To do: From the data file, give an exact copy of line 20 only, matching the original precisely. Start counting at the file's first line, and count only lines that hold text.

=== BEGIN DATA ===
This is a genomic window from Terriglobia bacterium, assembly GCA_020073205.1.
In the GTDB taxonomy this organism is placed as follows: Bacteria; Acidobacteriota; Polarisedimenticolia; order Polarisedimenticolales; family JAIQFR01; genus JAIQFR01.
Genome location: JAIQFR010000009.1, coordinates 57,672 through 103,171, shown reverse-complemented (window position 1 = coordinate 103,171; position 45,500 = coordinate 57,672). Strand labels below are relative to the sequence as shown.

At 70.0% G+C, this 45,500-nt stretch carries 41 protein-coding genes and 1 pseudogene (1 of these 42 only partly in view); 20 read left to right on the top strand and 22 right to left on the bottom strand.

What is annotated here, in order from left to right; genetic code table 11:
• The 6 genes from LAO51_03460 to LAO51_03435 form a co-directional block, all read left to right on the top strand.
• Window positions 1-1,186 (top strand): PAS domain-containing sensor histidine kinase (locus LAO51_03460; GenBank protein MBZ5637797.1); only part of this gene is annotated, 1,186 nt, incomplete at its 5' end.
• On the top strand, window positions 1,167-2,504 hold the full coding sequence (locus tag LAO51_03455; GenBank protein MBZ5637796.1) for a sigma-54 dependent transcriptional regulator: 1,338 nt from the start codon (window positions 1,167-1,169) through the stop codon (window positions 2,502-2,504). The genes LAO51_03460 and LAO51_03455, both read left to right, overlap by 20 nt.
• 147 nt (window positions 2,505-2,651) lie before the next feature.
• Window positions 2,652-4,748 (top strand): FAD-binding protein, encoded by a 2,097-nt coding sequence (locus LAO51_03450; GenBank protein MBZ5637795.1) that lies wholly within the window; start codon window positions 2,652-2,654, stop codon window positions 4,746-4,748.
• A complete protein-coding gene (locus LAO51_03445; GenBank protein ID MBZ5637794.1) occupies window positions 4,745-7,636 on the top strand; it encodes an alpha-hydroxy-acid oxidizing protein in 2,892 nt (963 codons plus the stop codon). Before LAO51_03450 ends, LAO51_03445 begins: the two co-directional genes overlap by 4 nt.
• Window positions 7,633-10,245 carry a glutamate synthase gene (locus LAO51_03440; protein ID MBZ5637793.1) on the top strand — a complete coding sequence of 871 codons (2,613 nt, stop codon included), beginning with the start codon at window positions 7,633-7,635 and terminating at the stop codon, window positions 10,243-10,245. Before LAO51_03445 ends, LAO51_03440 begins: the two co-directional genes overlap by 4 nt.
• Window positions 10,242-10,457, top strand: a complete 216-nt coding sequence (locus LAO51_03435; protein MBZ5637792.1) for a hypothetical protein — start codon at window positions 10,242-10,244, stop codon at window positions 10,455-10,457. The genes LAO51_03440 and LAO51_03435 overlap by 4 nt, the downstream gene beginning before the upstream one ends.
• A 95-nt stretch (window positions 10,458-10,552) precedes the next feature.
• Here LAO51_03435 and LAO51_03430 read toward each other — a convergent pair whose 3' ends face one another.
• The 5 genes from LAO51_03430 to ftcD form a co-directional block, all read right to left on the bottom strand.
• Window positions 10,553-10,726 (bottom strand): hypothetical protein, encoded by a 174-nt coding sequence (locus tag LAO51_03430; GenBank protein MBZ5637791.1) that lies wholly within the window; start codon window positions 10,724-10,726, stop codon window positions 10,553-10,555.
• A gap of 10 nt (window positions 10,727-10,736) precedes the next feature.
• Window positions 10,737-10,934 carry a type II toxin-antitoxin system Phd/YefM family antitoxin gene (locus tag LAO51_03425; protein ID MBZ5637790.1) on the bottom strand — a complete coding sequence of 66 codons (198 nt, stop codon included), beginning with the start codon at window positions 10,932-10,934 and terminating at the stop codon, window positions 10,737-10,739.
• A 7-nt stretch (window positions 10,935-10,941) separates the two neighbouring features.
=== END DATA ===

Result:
• A 7-nt stretch (window positions 10,935-10,941) separates the two neighbouring features.